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EZ Landlord Forms’ Ultimate Guide to Landlord Rights

by Editor | ezLandlordForms
Landlords guide

In the United States, there are strict and often complex laws that address residential rental properties.  Each state has its own set of laws called acts, and some states now use the shared Uniform Residential Landlord and Tenant Act.

The act regulates the relationship between a property’s owner (landlord) and a property’s occupants (tenants).  In the act, landlord tenant rights are described in detail, specifying what is legal and what is not.

Here are specific landlord rights to be aware of and their importance.

Screening Tenants

Landlords have the right to screen potential tenants, including running credit reports, criminal background checks, income and employment verification, housing history verification and other relevant checks that provide insight on an applicant’s likelihood of being a safe and reliable tenant.  It’s important to use the same screening tools and procedures for all tenants, and abide by tenancy discrimination laws.

Rental Rate

Setting the monthly rental rates for your units is within your rights as a landlord.  However, once a rental agreement has been signed, you must respect the agreed upon rental rate for the duration of the lease term.  Some cities now have rent control measures in place, meaning once a tenant is living in a rental unit, rent can only be increased up to a pre-set amount.

Security Deposit

As a landlord in the United States, you have the right to ask for a security deposit.  Some states set a maximum limit on how much can be required, generally in the range of one to three months’ rent.  Other states have no set limits other than what is “reasonable”; the security deposit amount is to the discretion of the landlord.

Landlords are often required to set the money aside in a dedicated bank account, separate from other rental income.  They may also be required to state in their lease agreement if interest will be paid, and at what rate, when the deposit is returned.

Your state’s act will outline which expenses a landlord may deduct from a tenant’s security deposit.  Repairing damage caused by tenants or unpaid bills are allowed, but all deductions must be itemized, and landlords cannot withhold money for repairing “normal wear and tear”.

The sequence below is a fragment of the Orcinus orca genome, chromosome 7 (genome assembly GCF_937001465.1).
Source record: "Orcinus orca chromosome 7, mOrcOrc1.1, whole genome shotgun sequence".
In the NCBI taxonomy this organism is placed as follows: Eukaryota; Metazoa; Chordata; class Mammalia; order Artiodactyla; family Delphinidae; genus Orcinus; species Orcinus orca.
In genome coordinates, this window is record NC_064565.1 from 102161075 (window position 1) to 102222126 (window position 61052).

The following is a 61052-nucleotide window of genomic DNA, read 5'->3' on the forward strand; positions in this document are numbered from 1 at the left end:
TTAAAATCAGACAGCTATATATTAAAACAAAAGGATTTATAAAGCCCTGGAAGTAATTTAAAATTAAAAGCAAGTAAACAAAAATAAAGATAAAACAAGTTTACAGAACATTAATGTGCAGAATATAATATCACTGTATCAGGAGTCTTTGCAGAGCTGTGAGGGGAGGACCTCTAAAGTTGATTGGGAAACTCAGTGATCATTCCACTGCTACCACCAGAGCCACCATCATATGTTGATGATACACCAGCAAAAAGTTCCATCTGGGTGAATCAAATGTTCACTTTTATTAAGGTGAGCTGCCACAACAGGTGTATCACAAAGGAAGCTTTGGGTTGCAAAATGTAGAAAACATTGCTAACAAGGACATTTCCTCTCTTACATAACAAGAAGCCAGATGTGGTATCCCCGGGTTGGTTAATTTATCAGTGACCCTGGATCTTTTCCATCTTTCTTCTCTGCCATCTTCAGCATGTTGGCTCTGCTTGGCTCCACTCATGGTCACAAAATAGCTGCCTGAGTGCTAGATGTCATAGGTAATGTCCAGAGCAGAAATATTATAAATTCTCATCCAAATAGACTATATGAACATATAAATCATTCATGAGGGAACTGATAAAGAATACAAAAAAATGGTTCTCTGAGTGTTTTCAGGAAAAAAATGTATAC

Abide by Lease Agreement

You have the right to hold tenants to the terms of the lease agreement, and enforce it in civil court.  Tenants must follow the restrictions, rules and terms as described in their contract.  Lease agreements should outline terms for pets, roommates and subletting, for example, in order to have legal recourse if tenants do not follow the rules.

Enter Premises

Once a tenant moves into your rental, you are no longer able enter the premises as you wish.  As a landlord, you do have the right of entry under certain circumstances.

First, reasonable notice of entry must be given to your tenants.  Generally, notice can be done verbally or in writing, from 24 to 48 hours before entering.  The reason for entering must also be stated.  Acceptable reasons include showing the rental property to a potential tenant or entering to complete repairs.

In an emergency, landlords have the right to enter a rental property without giving advanced notice to tenants.  Examples of emergencies include signs of smoke, fire or a serious water leak.  In those situations, the landlord may access the premises immediately, and may call emergency services for help.

Property Maintenance

Another landlord right is to request your rental property be kept in good condition.  Tenants may not damage or vandalize your property.  They cannot remove items from the premises that do not belong to them, such as appliances, furniture or fixtures.  Landlords can oblige tenants to dispose their garbage properly and keep the yard and common areas free of debris or clutter.

Collect Rent

Landlords have the right to be paid, in full and on time.  Tenants have the obligation of paying their rent, every month, as agreed upon in their lease agreement.   Most lease agreements specify that rent is due on the first of the month.  If the first falls on the weekend, your individual state may require allowing until the next business day.  Most states do require a minimum grace period before late fees may be charged, and there are often restrictions on allowable late fees (for example 5-10% of the rent).  Review our state landlord-tenant law summaries to check restrictions on late fees when rent is not paid on time.


Landlord eviction rights are a key tool for rental property owners.  Still, eviction is a lengthy legal process, with many steps to be followed.  Landlords must have just cause, which may include reasons such as non-payment of rent or rental agreement violations, but they still must spend several months going through the eviction process.  For more information on evictions, please see our article Overview of the Eviction Process.

Importance of Landlord Tenant Laws

It’s important to be informed of the landlord-tenant act for your individual state.  Always double check that a law is applicable in your jurisdiction, and that your information is accurate and up to date.  By knowing your landlord rights, you can better protect yourself, your investment property and your return on investment.

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